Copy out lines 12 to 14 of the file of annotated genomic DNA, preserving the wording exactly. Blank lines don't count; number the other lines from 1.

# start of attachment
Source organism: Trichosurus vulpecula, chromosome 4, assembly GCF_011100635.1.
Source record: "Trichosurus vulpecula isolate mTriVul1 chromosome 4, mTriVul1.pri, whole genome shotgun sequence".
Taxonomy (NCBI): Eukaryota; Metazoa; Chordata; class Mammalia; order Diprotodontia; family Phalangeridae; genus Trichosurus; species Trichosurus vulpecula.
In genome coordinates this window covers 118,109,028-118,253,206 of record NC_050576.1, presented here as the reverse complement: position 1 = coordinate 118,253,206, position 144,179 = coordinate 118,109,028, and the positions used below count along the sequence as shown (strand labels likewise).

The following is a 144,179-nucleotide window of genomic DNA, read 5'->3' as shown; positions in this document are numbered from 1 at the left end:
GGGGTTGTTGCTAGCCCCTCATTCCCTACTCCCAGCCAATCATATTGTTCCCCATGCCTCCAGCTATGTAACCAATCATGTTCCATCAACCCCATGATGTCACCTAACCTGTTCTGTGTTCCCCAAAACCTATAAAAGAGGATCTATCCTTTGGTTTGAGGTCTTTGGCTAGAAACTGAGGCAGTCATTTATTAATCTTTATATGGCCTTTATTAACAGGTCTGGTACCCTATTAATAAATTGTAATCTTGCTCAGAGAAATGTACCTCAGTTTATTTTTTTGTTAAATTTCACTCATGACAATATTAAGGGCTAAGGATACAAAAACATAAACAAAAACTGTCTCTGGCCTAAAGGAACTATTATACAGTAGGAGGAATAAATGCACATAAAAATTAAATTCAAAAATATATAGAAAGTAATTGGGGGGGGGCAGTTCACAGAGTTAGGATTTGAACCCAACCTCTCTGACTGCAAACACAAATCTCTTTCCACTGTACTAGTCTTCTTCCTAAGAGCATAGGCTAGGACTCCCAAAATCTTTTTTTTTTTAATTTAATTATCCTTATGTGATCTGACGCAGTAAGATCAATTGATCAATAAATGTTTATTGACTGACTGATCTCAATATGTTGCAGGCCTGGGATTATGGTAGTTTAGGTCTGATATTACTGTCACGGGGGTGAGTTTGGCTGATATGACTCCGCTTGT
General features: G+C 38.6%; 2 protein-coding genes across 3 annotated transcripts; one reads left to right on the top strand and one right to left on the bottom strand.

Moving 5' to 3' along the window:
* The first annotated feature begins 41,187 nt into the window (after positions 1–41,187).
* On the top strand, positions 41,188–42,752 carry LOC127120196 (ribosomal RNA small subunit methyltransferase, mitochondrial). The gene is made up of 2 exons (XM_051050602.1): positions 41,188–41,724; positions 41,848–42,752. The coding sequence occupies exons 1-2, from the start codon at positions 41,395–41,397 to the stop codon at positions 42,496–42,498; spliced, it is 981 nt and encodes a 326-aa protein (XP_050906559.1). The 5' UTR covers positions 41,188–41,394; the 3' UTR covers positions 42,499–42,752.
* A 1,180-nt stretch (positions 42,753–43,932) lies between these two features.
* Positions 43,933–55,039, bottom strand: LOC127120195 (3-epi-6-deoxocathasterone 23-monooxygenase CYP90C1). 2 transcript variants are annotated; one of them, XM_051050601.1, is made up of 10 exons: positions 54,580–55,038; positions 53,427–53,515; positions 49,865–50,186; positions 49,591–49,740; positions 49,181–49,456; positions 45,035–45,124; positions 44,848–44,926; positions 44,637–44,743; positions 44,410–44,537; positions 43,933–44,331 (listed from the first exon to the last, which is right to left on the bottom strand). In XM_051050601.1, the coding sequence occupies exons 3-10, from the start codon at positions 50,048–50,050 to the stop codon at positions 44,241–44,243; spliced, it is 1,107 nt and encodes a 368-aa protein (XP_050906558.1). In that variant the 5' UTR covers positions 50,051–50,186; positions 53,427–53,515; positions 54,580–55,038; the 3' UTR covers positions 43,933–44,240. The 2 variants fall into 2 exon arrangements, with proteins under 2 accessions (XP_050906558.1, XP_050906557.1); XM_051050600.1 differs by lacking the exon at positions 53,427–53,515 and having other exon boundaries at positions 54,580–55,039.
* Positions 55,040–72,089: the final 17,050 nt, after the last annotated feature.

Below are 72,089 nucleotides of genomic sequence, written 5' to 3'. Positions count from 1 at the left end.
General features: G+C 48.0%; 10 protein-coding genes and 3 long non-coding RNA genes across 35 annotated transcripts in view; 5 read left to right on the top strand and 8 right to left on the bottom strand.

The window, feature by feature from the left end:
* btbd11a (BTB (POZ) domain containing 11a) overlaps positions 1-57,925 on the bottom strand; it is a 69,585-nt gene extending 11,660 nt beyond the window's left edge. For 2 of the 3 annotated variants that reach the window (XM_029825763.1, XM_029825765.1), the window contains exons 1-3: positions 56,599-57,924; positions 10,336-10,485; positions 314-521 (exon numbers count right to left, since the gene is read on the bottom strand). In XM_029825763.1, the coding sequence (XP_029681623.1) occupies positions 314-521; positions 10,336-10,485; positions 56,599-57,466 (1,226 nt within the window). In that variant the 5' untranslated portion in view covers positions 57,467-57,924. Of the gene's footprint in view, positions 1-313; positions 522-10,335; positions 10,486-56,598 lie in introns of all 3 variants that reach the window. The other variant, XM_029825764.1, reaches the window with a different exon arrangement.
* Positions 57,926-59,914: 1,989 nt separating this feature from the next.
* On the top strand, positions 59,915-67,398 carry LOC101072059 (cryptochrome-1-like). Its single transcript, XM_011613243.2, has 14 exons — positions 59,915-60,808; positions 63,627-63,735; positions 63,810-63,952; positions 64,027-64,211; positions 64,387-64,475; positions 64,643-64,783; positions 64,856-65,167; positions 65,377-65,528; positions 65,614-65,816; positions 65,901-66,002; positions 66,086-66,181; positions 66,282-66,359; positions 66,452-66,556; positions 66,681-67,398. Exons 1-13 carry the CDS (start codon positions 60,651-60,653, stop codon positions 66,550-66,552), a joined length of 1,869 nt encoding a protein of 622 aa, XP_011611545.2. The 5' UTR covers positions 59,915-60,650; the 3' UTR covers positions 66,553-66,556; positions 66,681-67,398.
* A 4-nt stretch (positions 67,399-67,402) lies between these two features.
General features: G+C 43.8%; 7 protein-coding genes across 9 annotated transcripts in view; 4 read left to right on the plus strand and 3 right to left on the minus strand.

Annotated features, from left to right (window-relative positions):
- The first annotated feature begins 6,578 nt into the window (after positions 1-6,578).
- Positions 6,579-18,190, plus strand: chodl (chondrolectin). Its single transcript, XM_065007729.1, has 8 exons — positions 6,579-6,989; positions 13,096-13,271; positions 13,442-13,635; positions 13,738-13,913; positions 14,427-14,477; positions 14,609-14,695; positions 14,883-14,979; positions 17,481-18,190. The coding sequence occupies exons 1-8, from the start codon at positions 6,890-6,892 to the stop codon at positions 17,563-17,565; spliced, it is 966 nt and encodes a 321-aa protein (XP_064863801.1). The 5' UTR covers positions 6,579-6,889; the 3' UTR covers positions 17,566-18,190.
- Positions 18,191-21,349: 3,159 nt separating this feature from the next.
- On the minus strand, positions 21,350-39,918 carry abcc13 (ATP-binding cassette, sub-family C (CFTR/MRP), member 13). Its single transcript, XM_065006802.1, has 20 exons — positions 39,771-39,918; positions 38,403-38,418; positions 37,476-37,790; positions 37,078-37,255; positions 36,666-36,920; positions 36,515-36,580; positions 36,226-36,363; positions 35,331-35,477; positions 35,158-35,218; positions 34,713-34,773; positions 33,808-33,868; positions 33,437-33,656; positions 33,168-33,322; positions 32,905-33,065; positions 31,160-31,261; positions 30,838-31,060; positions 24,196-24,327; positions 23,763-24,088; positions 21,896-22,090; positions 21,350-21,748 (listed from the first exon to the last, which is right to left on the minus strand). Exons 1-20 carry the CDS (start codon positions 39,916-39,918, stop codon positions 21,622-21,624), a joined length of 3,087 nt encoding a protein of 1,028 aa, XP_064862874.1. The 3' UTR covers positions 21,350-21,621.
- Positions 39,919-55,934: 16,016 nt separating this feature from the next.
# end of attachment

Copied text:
* Positions 43,933–55,039, bottom strand: LOC127120195 (3-epi-6-deoxocathasterone 23-monooxygenase CYP90C1). 2 transcript variants are annotated; one of them, XM_051050601.1, is made up of 10 exons: positions 54,580–55,038; positions 53,427–53,515; positions 49,865–50,186; positions 49,591–49,740; positions 49,181–49,456; positions 45,035–45,124; positions 44,848–44,926; positions 44,637–44,743; positions 44,410–44,537; positions 43,933–44,331 (listed from the first exon to the last, which is right to left on the bottom strand). In XM_051050601.1, the coding sequence occupies exons 3-10, from the start codon at positions 50,048–50,050 to the stop codon at positions 44,241–44,243; spliced, it is 1,107 nt and encodes a 368-aa protein (XP_050906558.1). In that variant the 5' UTR covers positions 50,051–50,186; positions 53,427–53,515; positions 54,580–55,038; the 3' UTR covers positions 43,933–44,240. The 2 variants fall into 2 exon arrangements, with proteins under 2 accessions (XP_050906558.1, XP_050906557.1); XM_051050600.1 differs by lacking the exon at positions 53,427–53,515 and having other exon boundaries at positions 54,580–55,039.
* Positions 55,040–72,089: the final 17,050 nt, after the last annotated feature.

Below are 72,089 nucleotides of genomic sequence, written 5' to 3'. Positions count from 1 at the left end.